Exhibiting Ivory Today: Historical Artifacts in a Contemporary Context

A panel of experts in art history, law, and Arctic studies, spoke recently about historic significance of ivory as an artistic medium and the implication of new regulations on the transport of ivory nationally and internationally as part of efforts to protect elephants and other endangered species.

The speakers are Stephen J. Knerly Jr., Esq., of Hahn Loeser & Parks LLP; Genevieve LeMoine, curator, Peary-MacMillan Arctic Museum; and Stephen Perkinson, Peter M. Small Associate Professor of Art History. They offer many perspectives on this issue.

Stephen Perkinson: “Lessons for Living: The Macabre in Renaissance Art”

Stephen Perkinson, Bowdoin’s Peter M. Small Associate Professor of Art History and guest curator, delivers the keynote address, “Lessons for Living: The Macabre in Renaissance Art” to open the Bowdoin Museum of Art exhibition The Ivory Mirror: The Art of Mortality in Renaissance Europe.

The Ivory Mirror explores the rich visual culture of mortality in Renaissance Europe. Exquisite artworks — from ivory prayer beads to gem-encrusted jewelry — evoke life’s preciousness and the tension between pleasure and responsibility, then and now.

Sponsored by the Bowdoin College Museum of Art. Free and open to the public.

Why Draw? Artist Natalie Frank on Drawings and their Subtexts

Natalie Frank’s widely exhibited and critically acclaimed illustrations of the “unsanitized” fairy tales of the Brothers Grimm ponder their implications for women, their bodies, desires, and fears. Illustrations of the tale “The Maiden Without Hands” are on view in the exhibition “Why Draw? 500 Years of Watercolors and Drawings at Bowdoin College.”

Elliot Bostwick Davis: “Reimagining ‘American’ Art: The MFA, Boston, and Museums of the Future”

In 2010 the Museum of Fine Arts (MFA), Boston, opened its new wing dedicated to the Arts of the Americas, a transformation led by Elliot Bostwick Davis, John Moors Cabot Chair, Art of the Americas, Museum of Fine Arts, Boston. In her lecture, she reflects on the MFA’s evolution and what it means to tell the story of American art in an encyclopedic museum.

Perspectives from Postwar Hiroshima

Symposium: “Perspectives from Postwar Hiroshima: Chuzo Tamotzu, Children’s Drawings, and the Art of Resolution”

In conjunction with the exhibition Perspectives from Postwar Hiroshima: Chuzo Tamotzu, Children’s Drawings, and the Art of Resolution, leading artists, historians, and art historians offer their perspectives on the cultural implications of World War II – particularly the atomic explosion in Hiroshima – for Japan and for Americans of Japanese descent in the United States.

The event explores the important role that art can play in expressing and responding to political and social conflict.

Speakers include Yukiyo Kawano, artist, Portland, Oregon; Roger Shimomura, University Distinguished Professor of Art Emeritus, The University of Kansas; Mark Selden, professor emeritus of sociology and history, State University of New York at Binghamton; John K.W. Tchen, founding director, Asia/Pacific/American Institute; Aiko Izumisawa, independent scholar, Kagoshima, Japan; Michael Amano, Bowdoin Class of 2017; and Virginia Crow, Class of 2018.

Kendall Brown: Japanese Prints Renewed, The Agents and Tangents of Sosaku Hanga

Kendall Brown, professor of Asian art history at California State University-Long Beach, explores the post-war flourishing of the Sosaku Hanga or “creative print” movement in Japan through its American patrons and scholars and its emphasis on the materiality of woodblock prints.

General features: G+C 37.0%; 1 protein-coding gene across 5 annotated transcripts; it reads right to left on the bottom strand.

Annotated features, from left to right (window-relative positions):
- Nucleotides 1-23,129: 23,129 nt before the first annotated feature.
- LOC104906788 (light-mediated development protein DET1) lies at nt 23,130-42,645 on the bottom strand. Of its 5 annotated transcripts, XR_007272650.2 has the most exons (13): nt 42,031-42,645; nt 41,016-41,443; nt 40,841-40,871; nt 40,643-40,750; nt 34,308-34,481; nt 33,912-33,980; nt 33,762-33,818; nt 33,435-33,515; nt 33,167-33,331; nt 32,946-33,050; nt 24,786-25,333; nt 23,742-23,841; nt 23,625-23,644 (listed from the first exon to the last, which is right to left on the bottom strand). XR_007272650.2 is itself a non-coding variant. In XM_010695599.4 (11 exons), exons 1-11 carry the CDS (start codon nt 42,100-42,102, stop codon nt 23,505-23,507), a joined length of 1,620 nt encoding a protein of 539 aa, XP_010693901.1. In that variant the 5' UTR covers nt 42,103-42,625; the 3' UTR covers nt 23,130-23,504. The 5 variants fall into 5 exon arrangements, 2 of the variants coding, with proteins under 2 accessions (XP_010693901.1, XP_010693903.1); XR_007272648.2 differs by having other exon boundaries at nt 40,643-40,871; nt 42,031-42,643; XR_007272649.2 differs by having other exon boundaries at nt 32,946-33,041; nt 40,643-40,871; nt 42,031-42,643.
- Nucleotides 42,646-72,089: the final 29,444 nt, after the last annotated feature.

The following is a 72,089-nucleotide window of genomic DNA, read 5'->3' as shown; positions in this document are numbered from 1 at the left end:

Presented in conjunction with the installation of Sosaku Hanga at the Bowdoin College Museum of Art.

Iconoclasm and the Power of Images

Contemporary vandalism of works of art by religious fanatics is only the latest episode in a millennia-long struggle to define and control the power of images that has erupted across cultural and religious boundaries. This evening offers the opportunity to explore iconoclasm in history, learn about its motivations, and reflect on the destructive and creative powers it unleashes.

Participating faculty members are Assistant Professor of Government Barbara Elias Klenner, Assistant Professor of Romance Languages and Literatures Meryem Belkaid, Associate Professor of Classics James Higginbotham, Professor of Religion Robert Morrison, and the Peter M. Small Associate Professor of Art History Stephen Perkinson. Museum Curator Joachim Homann moderated the event.

Organized in conjunction with the exhibition The Temptation of Saint Anthony.

Jens Daehner: “Power and Pathos: Bronze Sculptures of the Hellenistic World”

From the fourth century BCE to the first century CE, artists of the Mediterranean world created richly detailed bronze sculptures of unparalleled realism and expression. Only a few of these ancient masterpieces survive. Jens Daehner, associate curator of antiquities at the J. Paul Getty Museum who recently curated a celebrated exhibition of Hellenistic bronzes for the Getty Museum, discusses the importance of bronze in antiquity and artistic innovations of the Hellenistic period.

Presented by the Bowdoin College Museum of Art.

Richard Saunders ’70: Additional Observations on Identity in American Art

Richard Saunders ’70 discusses the emergence of portrait abstraction in the context of the broader history of American portraiture.

Saunders is a Walter Cerf Distinguished College Professor and director at Middlebury College Museum of Art. He is also an art historian and author of the recently published American Faces: A Cultural History of Portraiture and Identity (2016). He received his BA from Bowdoin, his MA in the Winterthur Program in Early American Culture at the University of Delaware, and MA, M.Phil. and Ph.D. from Yale.

Presented by the Bowdoin College Museum of Art.